When the Consumer Energy Alliance began in 2005, the Marcellus Shale was in its infancy as a source for natural gas and oil production.
The group, which now includes more than 300 members, business, industry and academia, has always supported the gamut of domestically produced energy sources – from natural gas and coal to wind, solar and nuclear – But in recent years, it has thrown its support behind America’s natural gas revolution as unconventional gas production from shales has created a surplus that promises to provide both consumers and industry with a supply that could last for the next century.
CEA Executive Vice President Andrew Browning said the idea for forming the alliance was to create a bridge between consumers – both commercial and residential – and energy producers.
The strategy is to enable markets to determine which sources and how much will make up the mix of energy going forward.
During an interview with The Energy Report in late February, Browning noted that CEA recognizes the environmental concerns that come with any type of energy production, but believes that all types will be necessary for meeting America’s vast energy needs.
“There’s going to be an environmental issue with any type of energy; the question is how do you get the best diversification,” he said.
But he doesn’t believe that diversification can be achieved through legal wrangling.
“Our energy policy is in the court system, it’s in the litigation,” he said. “We don’t believe our energy policy should be made in the court system.
“The big national debate on energy is in the consumer voice,” Browning said.
In the last few years, part of that voice has been heard from the power generation industry, which has been switching some of its coal-fired generating plants over to natural gas.
The move is being driven by more stringent regulations for coal-fired plants from the Environmental Protection Agency as well as the emergence of cheap, abundant natural gas coming from domestic shale sources.
While Browning said CEA considers the impact of energy production through the prism of climate change, it also promotes the connection between America’s manufacturing resurgence and continued onshoring being driven by cheap abundant domestically produced energy.
“There’s robust manufacturing predicated on secure, low-cost energy supply,” Browning said.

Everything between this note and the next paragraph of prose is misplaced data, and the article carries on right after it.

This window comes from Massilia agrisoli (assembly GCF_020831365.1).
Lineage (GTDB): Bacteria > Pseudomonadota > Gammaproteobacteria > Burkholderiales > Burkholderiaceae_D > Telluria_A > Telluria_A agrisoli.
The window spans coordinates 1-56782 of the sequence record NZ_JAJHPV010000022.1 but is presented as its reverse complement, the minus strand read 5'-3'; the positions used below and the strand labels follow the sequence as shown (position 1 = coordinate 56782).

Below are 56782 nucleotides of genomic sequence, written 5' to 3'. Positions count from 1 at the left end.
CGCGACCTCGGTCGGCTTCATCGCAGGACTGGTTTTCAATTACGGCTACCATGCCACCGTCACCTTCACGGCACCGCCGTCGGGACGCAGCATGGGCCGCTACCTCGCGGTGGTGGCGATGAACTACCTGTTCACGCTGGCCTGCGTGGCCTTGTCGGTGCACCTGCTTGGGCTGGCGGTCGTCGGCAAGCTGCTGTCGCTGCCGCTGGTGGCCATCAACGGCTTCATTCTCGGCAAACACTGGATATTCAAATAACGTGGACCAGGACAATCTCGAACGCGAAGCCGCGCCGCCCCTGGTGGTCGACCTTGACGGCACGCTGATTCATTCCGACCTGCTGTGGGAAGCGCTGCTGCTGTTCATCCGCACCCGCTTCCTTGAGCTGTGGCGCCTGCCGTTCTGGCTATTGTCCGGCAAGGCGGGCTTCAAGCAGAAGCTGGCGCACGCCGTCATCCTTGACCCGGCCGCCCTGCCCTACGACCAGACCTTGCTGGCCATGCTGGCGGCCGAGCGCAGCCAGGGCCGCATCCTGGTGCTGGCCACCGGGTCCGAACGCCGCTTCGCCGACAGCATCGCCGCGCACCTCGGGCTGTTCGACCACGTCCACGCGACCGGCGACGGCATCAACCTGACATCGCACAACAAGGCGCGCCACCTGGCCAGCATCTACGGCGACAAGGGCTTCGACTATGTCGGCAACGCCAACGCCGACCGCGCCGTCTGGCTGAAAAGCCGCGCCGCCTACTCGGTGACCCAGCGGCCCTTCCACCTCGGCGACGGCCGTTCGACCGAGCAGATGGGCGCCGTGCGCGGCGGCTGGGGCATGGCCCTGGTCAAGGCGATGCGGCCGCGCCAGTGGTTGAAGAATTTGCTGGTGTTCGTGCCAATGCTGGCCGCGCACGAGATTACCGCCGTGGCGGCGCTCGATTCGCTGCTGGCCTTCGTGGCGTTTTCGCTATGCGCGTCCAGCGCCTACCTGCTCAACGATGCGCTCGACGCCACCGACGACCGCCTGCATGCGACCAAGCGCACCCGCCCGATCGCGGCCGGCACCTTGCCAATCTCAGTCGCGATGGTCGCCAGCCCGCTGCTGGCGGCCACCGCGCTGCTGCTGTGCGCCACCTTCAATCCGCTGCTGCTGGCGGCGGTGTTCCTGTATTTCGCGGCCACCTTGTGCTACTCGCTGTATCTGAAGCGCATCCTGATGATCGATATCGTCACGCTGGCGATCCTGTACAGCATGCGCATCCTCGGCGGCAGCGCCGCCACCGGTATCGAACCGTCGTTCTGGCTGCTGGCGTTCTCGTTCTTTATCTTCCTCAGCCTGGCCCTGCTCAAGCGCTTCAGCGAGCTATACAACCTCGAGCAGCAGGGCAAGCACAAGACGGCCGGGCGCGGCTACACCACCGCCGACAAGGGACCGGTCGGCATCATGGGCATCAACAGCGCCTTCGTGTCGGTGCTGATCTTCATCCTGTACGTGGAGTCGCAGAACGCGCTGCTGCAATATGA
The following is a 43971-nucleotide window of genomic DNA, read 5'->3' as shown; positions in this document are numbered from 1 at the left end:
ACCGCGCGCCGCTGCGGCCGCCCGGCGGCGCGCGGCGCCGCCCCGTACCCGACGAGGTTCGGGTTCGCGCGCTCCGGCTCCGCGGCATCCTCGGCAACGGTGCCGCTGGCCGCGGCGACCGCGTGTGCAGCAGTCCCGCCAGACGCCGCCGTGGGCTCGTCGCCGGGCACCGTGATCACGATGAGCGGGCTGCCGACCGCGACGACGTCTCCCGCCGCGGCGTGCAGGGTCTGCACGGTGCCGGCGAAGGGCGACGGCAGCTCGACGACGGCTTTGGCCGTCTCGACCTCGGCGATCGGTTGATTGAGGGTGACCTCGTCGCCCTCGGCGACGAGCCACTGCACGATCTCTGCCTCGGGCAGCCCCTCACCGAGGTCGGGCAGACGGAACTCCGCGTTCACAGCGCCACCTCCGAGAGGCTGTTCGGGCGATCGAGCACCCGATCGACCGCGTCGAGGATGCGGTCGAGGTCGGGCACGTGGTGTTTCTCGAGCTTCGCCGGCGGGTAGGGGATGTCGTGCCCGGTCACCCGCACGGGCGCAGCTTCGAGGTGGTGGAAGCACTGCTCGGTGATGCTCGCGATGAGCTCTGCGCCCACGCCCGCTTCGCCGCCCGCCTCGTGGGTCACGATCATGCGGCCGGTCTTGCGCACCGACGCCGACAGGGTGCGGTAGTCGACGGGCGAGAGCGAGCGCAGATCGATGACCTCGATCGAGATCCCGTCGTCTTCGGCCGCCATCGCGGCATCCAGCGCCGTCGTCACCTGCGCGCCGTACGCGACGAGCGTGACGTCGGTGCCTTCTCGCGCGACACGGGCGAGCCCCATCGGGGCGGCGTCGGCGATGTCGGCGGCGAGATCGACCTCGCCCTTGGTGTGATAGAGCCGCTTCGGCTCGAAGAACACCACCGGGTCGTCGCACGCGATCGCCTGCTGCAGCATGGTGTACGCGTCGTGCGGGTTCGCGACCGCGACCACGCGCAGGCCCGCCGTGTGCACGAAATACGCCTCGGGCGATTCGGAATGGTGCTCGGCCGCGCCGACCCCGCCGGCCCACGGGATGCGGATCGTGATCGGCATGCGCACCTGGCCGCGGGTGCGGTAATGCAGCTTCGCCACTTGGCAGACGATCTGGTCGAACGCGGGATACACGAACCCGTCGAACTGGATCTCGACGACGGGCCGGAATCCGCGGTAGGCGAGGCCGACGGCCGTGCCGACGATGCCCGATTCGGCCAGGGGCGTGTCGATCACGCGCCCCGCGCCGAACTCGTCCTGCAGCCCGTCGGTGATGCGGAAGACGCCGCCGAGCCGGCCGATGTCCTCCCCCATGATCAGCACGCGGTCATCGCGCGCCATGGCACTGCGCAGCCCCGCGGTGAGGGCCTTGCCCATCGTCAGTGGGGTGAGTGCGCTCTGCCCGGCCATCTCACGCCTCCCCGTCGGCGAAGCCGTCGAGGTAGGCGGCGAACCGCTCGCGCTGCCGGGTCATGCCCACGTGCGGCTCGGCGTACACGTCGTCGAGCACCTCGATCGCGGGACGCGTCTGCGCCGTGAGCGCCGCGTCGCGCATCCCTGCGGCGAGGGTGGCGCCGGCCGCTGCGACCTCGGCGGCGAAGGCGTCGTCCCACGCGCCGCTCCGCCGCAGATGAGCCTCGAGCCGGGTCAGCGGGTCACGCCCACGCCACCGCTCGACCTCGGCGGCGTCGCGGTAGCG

Mike Mikus, director of CEA’s Mid-Atlantic region, testified last month during the Allegheny County Council’s public hearing to review a proposal to allow safe, responsible energy production on land surrounding Pittsburgh International Airport and the county airport in West Mifflin.
Council approved responsible shale development at both sites.
“With the energy-based economy that is emerging in the Pittsburgh region fueled by the growth of the responsible production of the Marcellus Shale formation, this is another great example of the opportunity to create thousands of jobs and bring much-needed financial stability to the region and specifically to the airports,” Mikus said.
In late February, Southpointe-based Consol Energy Inc. completed a deal to drill for natural gas and oil at PIA.
Allegheny County Council approved the contract, with Consol paying a $46.3 million signing bonus to the Allegheny County Airport Authority on Feb. 22.
Under the deal, Consol will pay 18 percent royalties on future production, expected to total $450 million over two decades. The first wells are scheduled to be drilled in late 2014 or early 2015.
The airport said it will use the money to lower airline costs in hopes of attracting more flights, and for capital improvements. There are about 9,000 acres on the airport property that are suitable for energy production.
As for CEA’s next initiative, Browning said it will bring a manufacturing and energy summit to the Pittsburgh region later this year to underscore the ways cheap, domestic energy is driving a resurgence of U.S. manufacturing.
“Energy development impacts everybody whether they know it or not,” he said.